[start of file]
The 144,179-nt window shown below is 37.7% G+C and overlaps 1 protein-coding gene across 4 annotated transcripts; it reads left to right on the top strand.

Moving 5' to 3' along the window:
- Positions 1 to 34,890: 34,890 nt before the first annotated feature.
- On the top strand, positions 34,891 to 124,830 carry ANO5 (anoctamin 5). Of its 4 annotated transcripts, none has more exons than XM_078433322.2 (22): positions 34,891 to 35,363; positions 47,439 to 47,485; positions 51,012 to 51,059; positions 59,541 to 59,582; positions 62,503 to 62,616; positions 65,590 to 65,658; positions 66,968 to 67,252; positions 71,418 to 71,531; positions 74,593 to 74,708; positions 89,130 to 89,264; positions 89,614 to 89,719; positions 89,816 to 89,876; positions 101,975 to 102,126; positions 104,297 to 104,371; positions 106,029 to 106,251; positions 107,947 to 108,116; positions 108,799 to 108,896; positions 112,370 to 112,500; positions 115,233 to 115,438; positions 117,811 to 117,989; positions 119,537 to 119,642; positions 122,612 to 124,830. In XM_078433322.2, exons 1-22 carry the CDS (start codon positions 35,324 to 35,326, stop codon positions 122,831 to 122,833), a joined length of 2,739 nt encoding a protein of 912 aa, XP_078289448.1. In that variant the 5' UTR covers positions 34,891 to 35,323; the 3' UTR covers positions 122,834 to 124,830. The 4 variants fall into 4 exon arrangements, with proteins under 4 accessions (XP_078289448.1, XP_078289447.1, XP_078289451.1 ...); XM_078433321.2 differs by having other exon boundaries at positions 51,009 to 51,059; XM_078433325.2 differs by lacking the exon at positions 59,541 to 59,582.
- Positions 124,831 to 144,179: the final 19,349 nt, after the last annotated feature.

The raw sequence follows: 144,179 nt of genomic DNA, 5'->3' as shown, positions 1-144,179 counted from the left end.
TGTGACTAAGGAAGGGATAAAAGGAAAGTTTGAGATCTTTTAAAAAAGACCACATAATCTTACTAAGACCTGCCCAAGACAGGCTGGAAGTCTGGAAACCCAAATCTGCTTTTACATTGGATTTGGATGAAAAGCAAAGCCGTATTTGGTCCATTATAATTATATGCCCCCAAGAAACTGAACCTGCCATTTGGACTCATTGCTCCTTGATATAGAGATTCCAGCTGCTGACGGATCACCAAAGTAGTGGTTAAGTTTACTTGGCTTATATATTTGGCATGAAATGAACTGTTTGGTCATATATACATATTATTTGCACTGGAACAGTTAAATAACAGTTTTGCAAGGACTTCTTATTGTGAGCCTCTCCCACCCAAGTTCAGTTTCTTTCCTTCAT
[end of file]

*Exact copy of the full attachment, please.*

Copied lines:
The 144,179-nt window shown below is 37.7% G+C and overlaps 1 protein-coding gene across 4 annotated transcripts; it reads left to right on the top strand.

Moving 5' to 3' along the window:
- Positions 1 to 34,890: 34,890 nt before the first annotated feature.
- On the top strand, positions 34,891 to 124,830 carry ANO5 (anoctamin 5). Of its 4 annotated transcripts, none has more exons than XM_078433322.2 (22): positions 34,891 to 35,363; positions 47,439 to 47,485; positions 51,012 to 51,059; positions 59,541 to 59,582; positions 62,503 to 62,616; positions 65,590 to 65,658; positions 66,968 to 67,252; positions 71,418 to 71,531; positions 74,593 to 74,708; positions 89,130 to 89,264; positions 89,614 to 89,719; positions 89,816 to 89,876; positions 101,975 to 102,126; positions 104,297 to 104,371; positions 106,029 to 106,251; positions 107,947 to 108,116; positions 108,799 to 108,896; positions 112,370 to 112,500; positions 115,233 to 115,438; positions 117,811 to 117,989; positions 119,537 to 119,642; positions 122,612 to 124,830. In XM_078433322.2, exons 1-22 carry the CDS (start codon positions 35,324 to 35,326, stop codon positions 122,831 to 122,833), a joined length of 2,739 nt encoding a protein of 912 aa, XP_078289448.1. In that variant the 5' UTR covers positions 34,891 to 35,323; the 3' UTR covers positions 122,834 to 124,830. The 4 variants fall into 4 exon arrangements, with proteins under 4 accessions (XP_078289448.1, XP_078289447.1, XP_078289451.1 ...); XM_078433321.2 differs by having other exon boundaries at positions 51,009 to 51,059; XM_078433325.2 differs by lacking the exon at positions 59,541 to 59,582.
- Positions 124,831 to 144,179: the final 19,349 nt, after the last annotated feature.

The raw sequence follows: 144,179 nt of genomic DNA, 5'->3' as shown, positions 1-144,179 counted from the left end.
TGTGACTAAGGAAGGGATAAAAGGAAAGTTTGAGATCTTTTAAAAAAGACCACATAATCTTACTAAGACCTGCCCAAGACAGGCTGGAAGTCTGGAAACCCAAATCTGCTTTTACATTGGATTTGGATGAAAAGCAAAGCCGTATTTGGTCCATTATAATTATATGCCCCCAAGAAACTGAACCTGCCATTTGGACTCATTGCTCCTTGATATAGAGATTCCAGCTGCTGACGGATCACCAAAGTAGTGGTTAAGTTTACTTGGCTTATATATTTGGCATGAAATGAACTGTTTGGTCATATATACATATTATTTGCACTGGAACAGTTAAATAACAGTTTTGCAAGGACTTCTTATTGTGAGCCTCTCCCACCCAAGTTCAGTTTCTTTCCTTCAT